“There was a boy called Eustace Clarence Scrubb, and he almost deserved it.” C.S. Lewis, The Voyage of the Dawn Treader
An author can say so much about a character by simply choosing a suitable name. In the sentence above, readers know all they need to about Eustace. It is one of my favorite opening lines and character desciptions.
I thoroughly enjoy making up names for characters. I am interested in names in general and have been since I was a kid. Back then, I loved making up names for imaginary people — good training for a fiction writer. I also liked looking up what names meant and from what language they originated.
The name of a character provides an image of him or her as much as the author’s description of the character’s features. If I created a powerful family with a long history of political connections, I couldn’t use a name like “Yokum”. That name has been used too much to label a character as rural or rural and poor. Names like “Arlington”, “Stone’, or “Pierce” makes the family sound powerful.
If I named a character who is a free-spirited young woman, I wouldn’t use anything as common as “Sarah”, or “Jane”, or even “Madison” or “Mackenzie”. Nature names, by “nature”, sound liberating and original, unless they are well-known ones like “Rose” or “Dawn”. A name that is hardly used anymore, like “Cassandra” or “Felicity”, might also work.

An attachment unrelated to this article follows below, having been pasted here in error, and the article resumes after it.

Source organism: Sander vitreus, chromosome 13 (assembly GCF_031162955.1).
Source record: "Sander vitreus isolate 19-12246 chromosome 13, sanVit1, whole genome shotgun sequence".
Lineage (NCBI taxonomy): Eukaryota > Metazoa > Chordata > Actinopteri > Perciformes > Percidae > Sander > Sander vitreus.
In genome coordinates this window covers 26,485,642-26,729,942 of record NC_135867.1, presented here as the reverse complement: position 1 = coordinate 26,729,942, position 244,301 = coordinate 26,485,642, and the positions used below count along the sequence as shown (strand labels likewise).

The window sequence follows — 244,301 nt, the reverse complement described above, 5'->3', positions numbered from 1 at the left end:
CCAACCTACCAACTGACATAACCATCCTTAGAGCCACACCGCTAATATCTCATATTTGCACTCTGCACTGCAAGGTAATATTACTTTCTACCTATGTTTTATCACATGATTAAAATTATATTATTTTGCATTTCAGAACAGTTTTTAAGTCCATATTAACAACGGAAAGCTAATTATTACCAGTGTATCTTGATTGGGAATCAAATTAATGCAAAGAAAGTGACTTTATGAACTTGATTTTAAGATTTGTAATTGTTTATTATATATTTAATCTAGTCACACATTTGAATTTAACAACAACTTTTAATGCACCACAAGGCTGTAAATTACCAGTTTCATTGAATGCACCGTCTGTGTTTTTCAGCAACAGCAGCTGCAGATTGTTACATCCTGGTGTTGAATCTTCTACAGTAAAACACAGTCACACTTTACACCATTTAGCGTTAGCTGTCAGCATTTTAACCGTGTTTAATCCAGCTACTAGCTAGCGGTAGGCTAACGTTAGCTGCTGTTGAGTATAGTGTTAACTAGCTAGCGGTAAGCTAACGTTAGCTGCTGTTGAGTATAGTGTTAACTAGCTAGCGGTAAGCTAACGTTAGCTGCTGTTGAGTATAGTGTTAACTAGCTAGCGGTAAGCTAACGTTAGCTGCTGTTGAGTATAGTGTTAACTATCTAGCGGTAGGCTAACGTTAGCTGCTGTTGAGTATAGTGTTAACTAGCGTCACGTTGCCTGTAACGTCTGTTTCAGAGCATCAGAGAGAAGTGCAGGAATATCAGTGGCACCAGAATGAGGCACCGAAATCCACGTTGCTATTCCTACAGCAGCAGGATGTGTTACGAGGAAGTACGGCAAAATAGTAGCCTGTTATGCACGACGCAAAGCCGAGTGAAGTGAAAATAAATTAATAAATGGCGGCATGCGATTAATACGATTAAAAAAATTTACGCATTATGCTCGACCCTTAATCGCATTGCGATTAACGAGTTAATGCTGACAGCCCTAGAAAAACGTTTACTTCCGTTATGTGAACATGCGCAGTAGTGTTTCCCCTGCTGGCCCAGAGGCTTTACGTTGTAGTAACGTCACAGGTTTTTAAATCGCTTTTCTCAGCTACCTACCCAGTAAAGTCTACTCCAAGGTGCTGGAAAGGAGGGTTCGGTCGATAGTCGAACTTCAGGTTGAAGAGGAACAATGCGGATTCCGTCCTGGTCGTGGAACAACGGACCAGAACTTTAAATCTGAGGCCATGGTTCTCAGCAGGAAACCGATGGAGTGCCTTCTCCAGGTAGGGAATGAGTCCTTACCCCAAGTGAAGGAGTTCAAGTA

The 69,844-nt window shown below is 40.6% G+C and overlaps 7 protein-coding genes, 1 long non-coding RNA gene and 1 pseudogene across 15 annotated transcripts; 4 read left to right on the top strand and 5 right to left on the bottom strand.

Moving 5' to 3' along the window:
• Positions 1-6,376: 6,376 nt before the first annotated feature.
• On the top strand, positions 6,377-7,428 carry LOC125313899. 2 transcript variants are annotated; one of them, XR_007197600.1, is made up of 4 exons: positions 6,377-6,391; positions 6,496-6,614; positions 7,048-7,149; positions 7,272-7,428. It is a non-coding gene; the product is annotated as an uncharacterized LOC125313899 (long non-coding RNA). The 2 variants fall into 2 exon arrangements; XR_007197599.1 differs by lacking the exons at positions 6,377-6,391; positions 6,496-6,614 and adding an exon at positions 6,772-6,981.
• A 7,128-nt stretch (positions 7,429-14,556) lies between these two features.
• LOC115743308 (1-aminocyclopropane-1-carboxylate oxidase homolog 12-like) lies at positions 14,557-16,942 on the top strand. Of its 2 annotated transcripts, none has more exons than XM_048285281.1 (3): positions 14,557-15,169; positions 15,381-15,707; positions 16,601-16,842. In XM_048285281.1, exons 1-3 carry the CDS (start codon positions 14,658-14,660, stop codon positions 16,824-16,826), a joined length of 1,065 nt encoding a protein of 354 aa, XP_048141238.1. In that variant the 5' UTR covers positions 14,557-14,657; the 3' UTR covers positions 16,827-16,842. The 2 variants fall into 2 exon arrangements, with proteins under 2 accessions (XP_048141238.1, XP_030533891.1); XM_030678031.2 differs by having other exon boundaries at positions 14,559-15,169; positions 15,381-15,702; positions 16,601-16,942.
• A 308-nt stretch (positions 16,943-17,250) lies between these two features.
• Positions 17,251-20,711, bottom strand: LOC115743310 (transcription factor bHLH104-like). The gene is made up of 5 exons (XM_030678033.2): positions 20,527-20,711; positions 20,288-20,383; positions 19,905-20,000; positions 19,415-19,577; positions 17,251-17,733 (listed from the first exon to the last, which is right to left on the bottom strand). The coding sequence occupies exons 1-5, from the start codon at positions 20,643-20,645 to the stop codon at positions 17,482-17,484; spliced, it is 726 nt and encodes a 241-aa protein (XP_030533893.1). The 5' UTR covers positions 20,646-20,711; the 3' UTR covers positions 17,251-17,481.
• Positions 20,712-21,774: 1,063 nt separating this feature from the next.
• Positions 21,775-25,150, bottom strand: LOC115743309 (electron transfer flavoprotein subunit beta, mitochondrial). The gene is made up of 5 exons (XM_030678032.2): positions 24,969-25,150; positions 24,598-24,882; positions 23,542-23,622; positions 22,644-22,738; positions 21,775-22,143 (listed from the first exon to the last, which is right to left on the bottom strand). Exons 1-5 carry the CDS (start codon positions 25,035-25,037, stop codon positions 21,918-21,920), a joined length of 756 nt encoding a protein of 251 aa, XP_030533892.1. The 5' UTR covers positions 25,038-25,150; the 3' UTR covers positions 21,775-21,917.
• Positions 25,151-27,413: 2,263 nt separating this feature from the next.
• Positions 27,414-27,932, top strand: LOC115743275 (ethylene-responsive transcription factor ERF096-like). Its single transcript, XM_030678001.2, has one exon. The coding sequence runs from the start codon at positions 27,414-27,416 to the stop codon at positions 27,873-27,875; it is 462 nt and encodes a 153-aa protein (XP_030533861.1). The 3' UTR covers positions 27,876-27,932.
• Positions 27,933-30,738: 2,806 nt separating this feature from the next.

Sometimes you can choose a name that means the opposite of the qualities your character possesses. A free-spirit named Sarah might mean that she wants to break free from an ordinary past, signaled by her name, into a less conventional future. But usually it is better to let the name work with the character’s features or personality than against it.
Next time, I will discuss some of my favorite sources for finding names, both first and last.